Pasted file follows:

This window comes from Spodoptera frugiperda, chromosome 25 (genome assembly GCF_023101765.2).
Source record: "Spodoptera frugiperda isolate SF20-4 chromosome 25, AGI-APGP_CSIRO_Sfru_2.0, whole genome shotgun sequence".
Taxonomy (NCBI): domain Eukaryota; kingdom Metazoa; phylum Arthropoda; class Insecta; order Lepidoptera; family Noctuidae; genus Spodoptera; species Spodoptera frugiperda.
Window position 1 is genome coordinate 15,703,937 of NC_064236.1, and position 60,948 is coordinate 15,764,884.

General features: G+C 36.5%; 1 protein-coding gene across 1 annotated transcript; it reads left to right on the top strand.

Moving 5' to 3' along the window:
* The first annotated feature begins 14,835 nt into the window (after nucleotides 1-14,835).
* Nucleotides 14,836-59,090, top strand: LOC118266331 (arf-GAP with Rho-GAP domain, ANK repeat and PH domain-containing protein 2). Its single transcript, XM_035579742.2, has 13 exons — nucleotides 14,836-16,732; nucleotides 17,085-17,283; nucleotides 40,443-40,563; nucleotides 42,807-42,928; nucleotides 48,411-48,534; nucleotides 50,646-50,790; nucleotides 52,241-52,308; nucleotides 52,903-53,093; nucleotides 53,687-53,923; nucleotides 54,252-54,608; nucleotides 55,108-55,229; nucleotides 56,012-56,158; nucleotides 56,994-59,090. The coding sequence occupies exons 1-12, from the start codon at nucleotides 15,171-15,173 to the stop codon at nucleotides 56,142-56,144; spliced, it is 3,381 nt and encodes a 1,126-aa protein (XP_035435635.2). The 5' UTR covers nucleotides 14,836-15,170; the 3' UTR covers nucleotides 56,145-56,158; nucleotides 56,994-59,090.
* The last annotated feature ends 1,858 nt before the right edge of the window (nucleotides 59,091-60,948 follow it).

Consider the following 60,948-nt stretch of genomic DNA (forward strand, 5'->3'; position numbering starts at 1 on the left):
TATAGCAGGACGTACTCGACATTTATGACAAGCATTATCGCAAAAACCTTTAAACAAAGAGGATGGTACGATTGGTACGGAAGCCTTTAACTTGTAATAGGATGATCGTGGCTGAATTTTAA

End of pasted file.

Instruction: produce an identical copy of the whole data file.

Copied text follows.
This window comes from Spodoptera frugiperda, chromosome 25 (genome assembly GCF_023101765.2).
Source record: "Spodoptera frugiperda isolate SF20-4 chromosome 25, AGI-APGP_CSIRO_Sfru_2.0, whole genome shotgun sequence".
Taxonomy (NCBI): domain Eukaryota; kingdom Metazoa; phylum Arthropoda; class Insecta; order Lepidoptera; family Noctuidae; genus Spodoptera; species Spodoptera frugiperda.
Window position 1 is genome coordinate 15,703,937 of NC_064236.1, and position 60,948 is coordinate 15,764,884.

General features: G+C 36.5%; 1 protein-coding gene across 1 annotated transcript; it reads left to right on the top strand.

Moving 5' to 3' along the window:
* The first annotated feature begins 14,835 nt into the window (after nucleotides 1-14,835).
* Nucleotides 14,836-59,090, top strand: LOC118266331 (arf-GAP with Rho-GAP domain, ANK repeat and PH domain-containing protein 2). Its single transcript, XM_035579742.2, has 13 exons — nucleotides 14,836-16,732; nucleotides 17,085-17,283; nucleotides 40,443-40,563; nucleotides 42,807-42,928; nucleotides 48,411-48,534; nucleotides 50,646-50,790; nucleotides 52,241-52,308; nucleotides 52,903-53,093; nucleotides 53,687-53,923; nucleotides 54,252-54,608; nucleotides 55,108-55,229; nucleotides 56,012-56,158; nucleotides 56,994-59,090. The coding sequence occupies exons 1-12, from the start codon at nucleotides 15,171-15,173 to the stop codon at nucleotides 56,142-56,144; spliced, it is 3,381 nt and encodes a 1,126-aa protein (XP_035435635.2). The 5' UTR covers nucleotides 14,836-15,170; the 3' UTR covers nucleotides 56,145-56,158; nucleotides 56,994-59,090.
* The last annotated feature ends 1,858 nt before the right edge of the window (nucleotides 59,091-60,948 follow it).

Consider the following 60,948-nt stretch of genomic DNA (forward strand, 5'->3'; position numbering starts at 1 on the left):
TATAGCAGGACGTACTCGACATTTATGACAAGCATTATCGCAAAAACCTTTAAACAAAGAGGATGGTACGATTGGTACGGAAGCCTTTAACTTGTAATAGGATGATCGTGGCTGAATTTTAA